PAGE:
Was there a particular tipping point that made you decide to say yes to the film? To being a food waste advocate?
I think this issue strikes a nerve for any chef, because we’re hardwired to look for culinary opportunity in what would otherwise be thrown away. The film seemed like a great way to bring this issue out of kitchens and into the public eye.
Do you measure food waste in your restaurant and is your staff engaged on how much you generate each day?
It’s something we’re always thinking about—how to use more of the plant, more of the farm—but it’s more creative than calculated. We look at what’s in our waste and how we can turn it into a new dish.
Much of the film is dedicated to culinary experts and high end application. How do we begin to change the everyday-behavior of people in America eating fast food every day? How do we shift food culture?
This idea isn’t confined to white tablecloths. Just look at the world’s great food cultures, which were built on resourcefulness—an imperative to utilize every part of every ingredient, in the field and in the kitchen. Embracing those food traditions is hopefully another way to find new applications in the everyday.
If you could wave a wand and change one thing in our current food system, what would it be?
Getting rid of the protein-centric plate of food. Consumer demand drives our farming practices, so the first step is to change the structure of our diet to more readily reflect what our land can provide. A 12-ounce center cut cannot be our expectation of what’s for dinner, seven nights a week.
What’s one simple tip you’d give someone to reduce food waste?
It starts at the dinner table. I really think the first step to shifting food culture is to get people cooking more. Because when you’re the one at the stove, you understand what you’re eating on a much more visceral level.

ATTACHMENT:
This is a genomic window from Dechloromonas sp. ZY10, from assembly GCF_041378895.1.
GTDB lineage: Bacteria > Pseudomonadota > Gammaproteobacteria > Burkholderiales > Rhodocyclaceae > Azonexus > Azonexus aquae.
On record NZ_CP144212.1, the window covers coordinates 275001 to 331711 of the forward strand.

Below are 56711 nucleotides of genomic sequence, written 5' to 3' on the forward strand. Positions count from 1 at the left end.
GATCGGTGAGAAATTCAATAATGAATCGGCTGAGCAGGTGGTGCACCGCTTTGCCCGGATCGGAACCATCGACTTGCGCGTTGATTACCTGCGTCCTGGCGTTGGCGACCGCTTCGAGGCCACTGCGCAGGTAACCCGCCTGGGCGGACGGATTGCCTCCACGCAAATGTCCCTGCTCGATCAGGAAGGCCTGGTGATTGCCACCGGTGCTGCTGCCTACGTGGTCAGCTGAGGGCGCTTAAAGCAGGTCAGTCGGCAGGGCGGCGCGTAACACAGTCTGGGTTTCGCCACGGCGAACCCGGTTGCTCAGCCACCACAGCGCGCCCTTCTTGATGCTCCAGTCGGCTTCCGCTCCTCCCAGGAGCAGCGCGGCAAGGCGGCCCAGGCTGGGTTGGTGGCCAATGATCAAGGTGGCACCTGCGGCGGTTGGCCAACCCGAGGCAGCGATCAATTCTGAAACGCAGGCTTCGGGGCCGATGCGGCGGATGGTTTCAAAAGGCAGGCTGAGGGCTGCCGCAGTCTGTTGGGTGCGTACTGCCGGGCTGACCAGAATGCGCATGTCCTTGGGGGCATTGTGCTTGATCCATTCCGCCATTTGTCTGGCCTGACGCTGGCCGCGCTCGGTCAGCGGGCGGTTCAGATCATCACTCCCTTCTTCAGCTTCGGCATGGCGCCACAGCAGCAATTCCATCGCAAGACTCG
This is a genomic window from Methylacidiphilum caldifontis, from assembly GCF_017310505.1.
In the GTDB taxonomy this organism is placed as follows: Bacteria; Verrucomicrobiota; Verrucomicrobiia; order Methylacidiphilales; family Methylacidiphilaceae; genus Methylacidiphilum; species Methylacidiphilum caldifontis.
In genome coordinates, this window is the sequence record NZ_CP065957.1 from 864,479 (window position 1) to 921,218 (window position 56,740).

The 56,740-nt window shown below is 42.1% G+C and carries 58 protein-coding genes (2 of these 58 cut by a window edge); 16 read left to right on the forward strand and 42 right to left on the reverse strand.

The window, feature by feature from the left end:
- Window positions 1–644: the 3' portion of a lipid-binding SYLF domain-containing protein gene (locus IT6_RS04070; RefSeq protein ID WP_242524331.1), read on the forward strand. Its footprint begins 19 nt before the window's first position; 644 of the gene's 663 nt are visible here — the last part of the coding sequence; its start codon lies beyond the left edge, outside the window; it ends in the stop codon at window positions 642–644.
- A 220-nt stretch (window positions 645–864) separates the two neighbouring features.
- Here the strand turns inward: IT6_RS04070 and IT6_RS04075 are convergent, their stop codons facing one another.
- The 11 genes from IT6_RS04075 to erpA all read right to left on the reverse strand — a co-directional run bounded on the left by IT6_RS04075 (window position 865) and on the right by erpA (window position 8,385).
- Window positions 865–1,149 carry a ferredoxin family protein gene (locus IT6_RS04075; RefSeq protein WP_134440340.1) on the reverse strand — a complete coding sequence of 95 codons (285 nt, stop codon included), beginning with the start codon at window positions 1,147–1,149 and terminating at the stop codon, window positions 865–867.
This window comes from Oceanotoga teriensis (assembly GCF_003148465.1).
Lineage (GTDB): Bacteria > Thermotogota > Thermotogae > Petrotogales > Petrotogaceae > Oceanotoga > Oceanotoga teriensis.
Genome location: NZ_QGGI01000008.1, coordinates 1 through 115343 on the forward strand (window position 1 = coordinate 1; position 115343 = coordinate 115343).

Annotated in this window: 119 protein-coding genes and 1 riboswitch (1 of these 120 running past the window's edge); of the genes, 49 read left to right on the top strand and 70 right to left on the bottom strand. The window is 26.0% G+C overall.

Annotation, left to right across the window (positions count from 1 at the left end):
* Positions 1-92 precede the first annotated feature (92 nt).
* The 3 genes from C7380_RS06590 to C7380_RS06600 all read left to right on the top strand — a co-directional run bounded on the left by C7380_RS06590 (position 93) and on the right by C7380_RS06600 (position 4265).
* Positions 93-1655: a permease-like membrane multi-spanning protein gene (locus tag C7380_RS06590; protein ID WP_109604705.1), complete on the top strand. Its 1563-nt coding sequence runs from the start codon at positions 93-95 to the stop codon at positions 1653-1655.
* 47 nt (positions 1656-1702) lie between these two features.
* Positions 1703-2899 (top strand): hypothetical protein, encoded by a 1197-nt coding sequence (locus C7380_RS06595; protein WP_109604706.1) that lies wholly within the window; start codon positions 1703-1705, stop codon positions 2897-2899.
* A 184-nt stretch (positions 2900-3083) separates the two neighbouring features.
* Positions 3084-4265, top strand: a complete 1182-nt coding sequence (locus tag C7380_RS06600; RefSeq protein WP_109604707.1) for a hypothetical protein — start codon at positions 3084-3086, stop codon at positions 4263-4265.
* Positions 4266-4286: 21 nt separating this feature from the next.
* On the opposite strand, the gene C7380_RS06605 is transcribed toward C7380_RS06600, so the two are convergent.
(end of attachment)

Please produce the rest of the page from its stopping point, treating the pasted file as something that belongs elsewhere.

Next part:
You’ve traveled the world more than most. Where and how are people making the most of their food?
Traveling to London for our wastED pop-up was a lesson in seeing how far the food waste conversation has evolved in the last few years. Almost every supplier that contributed to our menu—from an artisanal bakery to a massive retailer—had already taken steps to reduce or repurpose their byproducts.
What could we learn from other cultures about food waste?
We could start by changing the language. Many of the items that we consider “waste” are culinary staples in other cultures because people have found a way to make them delicious through good cooking. Take something like coq au vin, originally made from a rooster that tastes like wood unless it’s cooked down for hours in oxidized wine. You’ll notice they don’t call it “waste chicken”—instead they turned it into a coveted dish.
What’s the most innovative or creative use of food you’ve seen recently in your travels?
Not long ago I was speaking with two guys from Iowa, both young food entrepreneurs. One was about to open a microbrewery using local grain, and the other was an aspiring baker; his plan was to utilize the spent grain from the brewery in his baking. (And he, in turn, proposed making beer with his stale bread.) That kind of dialogue reminds us of what can happen if we stop thinking of our food system in silos—if we start looking at the byproducts of one industry as the ingredients for another.